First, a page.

Deontology (some things are morally right and some are morally wrong) is true. Materialism is not compatible with Deontology because it is not compatible with free will. Therefore, materialism is false.Naturalists can attack either of these premises. They can claim that right and wrong are not absolute, but are based on consequences. This view is called (surprisingly) consequentialism. Utilitarianism, for example, is a form of consequentialism. This is probably the better attack, based as it is, on intuitive, religious, presupposition. How can one "prove" either side? My own view is that the consequentialist and utilitarian tracks are subsets of moral thinking, which is properly deontologist. I don't know how I'd prove it, however. There are also those who claim that materialism is compatible with free will. This is called compatiblism. I find this idea downright bizarre, and Layman makes my case here:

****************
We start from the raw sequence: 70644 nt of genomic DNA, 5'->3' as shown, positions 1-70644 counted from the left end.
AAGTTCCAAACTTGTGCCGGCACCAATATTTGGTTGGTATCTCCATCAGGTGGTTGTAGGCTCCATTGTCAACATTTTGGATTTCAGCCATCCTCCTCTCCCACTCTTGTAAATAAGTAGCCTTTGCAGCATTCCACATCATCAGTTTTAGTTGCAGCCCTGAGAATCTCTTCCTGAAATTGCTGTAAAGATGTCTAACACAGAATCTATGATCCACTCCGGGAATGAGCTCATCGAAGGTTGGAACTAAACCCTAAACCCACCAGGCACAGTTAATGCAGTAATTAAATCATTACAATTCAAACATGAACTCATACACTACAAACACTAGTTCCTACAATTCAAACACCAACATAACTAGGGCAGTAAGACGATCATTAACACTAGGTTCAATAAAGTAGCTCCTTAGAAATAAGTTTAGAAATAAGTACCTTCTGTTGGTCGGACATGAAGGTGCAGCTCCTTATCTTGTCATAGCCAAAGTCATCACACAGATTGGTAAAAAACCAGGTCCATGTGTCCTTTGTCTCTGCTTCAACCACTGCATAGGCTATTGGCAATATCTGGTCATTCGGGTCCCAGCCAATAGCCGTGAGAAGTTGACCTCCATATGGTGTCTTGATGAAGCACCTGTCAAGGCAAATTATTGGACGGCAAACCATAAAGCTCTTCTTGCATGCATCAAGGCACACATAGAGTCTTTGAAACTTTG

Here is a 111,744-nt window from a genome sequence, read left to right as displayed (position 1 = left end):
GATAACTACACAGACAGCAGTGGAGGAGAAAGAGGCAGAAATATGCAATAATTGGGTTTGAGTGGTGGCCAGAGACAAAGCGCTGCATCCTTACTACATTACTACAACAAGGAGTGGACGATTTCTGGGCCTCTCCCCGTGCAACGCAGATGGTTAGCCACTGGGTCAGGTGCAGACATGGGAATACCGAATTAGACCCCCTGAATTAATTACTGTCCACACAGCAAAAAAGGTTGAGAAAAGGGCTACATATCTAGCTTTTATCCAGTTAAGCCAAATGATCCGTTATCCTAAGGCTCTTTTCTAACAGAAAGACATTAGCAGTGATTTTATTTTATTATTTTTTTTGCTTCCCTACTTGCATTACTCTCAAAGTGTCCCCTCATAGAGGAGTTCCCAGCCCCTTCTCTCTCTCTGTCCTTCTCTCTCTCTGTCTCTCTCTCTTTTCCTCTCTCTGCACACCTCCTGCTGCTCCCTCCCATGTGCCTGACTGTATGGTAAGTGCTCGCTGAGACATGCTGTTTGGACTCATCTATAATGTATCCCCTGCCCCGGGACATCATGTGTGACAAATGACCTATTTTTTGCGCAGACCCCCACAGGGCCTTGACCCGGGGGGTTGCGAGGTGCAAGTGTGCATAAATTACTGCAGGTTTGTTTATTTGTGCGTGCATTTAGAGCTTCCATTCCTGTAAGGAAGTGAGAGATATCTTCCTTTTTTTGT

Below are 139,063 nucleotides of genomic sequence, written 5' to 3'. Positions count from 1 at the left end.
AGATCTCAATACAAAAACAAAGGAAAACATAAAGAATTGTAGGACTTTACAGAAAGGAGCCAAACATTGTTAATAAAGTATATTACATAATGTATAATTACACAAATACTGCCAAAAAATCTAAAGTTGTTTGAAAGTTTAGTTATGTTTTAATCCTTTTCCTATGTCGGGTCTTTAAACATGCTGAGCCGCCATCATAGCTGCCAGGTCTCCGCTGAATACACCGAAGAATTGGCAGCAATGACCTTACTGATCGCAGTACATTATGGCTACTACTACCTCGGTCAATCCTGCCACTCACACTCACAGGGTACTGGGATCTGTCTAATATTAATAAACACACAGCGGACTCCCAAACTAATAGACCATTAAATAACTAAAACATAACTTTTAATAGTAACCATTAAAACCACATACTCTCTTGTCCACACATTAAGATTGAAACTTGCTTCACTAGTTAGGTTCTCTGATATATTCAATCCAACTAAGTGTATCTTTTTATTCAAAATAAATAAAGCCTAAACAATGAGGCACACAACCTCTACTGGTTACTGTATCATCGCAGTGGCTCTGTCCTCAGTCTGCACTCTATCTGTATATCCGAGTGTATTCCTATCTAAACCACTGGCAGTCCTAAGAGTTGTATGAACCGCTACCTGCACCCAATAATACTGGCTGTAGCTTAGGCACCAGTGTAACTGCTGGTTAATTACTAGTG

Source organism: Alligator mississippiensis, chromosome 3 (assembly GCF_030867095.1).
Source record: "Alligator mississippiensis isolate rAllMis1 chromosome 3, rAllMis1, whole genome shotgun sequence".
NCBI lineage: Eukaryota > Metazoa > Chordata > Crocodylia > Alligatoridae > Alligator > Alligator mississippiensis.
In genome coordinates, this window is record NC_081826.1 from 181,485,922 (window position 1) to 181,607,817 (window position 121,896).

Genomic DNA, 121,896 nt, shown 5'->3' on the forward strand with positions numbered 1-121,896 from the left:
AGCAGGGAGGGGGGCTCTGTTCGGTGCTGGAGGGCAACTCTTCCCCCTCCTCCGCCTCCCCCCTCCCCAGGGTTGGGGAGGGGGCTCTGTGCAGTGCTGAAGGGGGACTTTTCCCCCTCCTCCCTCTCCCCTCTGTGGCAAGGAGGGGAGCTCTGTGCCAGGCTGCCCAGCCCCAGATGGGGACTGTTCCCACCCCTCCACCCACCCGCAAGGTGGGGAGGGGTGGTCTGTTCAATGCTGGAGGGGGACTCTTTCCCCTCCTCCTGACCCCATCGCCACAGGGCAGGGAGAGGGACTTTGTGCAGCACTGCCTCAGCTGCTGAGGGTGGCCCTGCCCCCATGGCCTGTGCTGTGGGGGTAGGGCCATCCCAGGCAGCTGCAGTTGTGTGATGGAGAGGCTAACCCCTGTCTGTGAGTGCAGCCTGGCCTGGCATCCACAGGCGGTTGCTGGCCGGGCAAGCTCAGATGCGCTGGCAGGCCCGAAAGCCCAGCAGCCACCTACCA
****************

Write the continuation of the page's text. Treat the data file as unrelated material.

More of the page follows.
...the current trend among materialists is not to deny freedom and morality, but to claim that human freedom is compatible with causal determination. In other words, a given act may be both free and determined at the same time.. An act is free for a person if and only if he performs it because he wants to (all things considered). The phrase "all things considered" is an acknowledgement of the fact that a person may have conflicting desires. I may want to go to a party and to study for an exam. If I can't do both, I will presumably do what I want, "all things considered." Thus, for the compatabilists, 'free' contrasts with 'coerced.' When I am not coerced, but rather perform the act because I want to (all things considered), I act freely. But we must ask: What accounts for the fact that I want to perform a given act, all things considered? On the materialist account, every event is the result of prior states of the physical world together with the operation of natural laws. The way the world is today, right down to the last detail, is a result of the way the world was yesterday. Now, I do not have control of the past. Nor do I have control of which natural laws govern the physical world. It thus appears that I do not have control of my wantings if materialism is true. My wantings are entirely the result of factors over which I have no control.Layman admits there are counterarguments, but he finds them unconvincing. The result as he sees it is that materialism has a "problem of evil" at least as bad as that of conventional theism because it struggles to even admit that it exits. If we are not free, then 'right' and 'wrong' are empty containers and virtually all of us act as contrary to that. Most of us would speak to it too. The point of all this is that the arguments for theism are at least as good as those for materialism, given that this is a case in which the standard is the "preponderance of the evidence" in a comparative case. Both sides ought to see they fall short of a more stringent and fulfilling standard. They can see and account for evidence given by the opposing view. Much, then, depends on the weightings and intuitions over deontology and on how one defines freedom. The fact that naturalism is commonly supposed as the objective, neutral view tells us more about our position in post enlightenment history than it does about true ontology.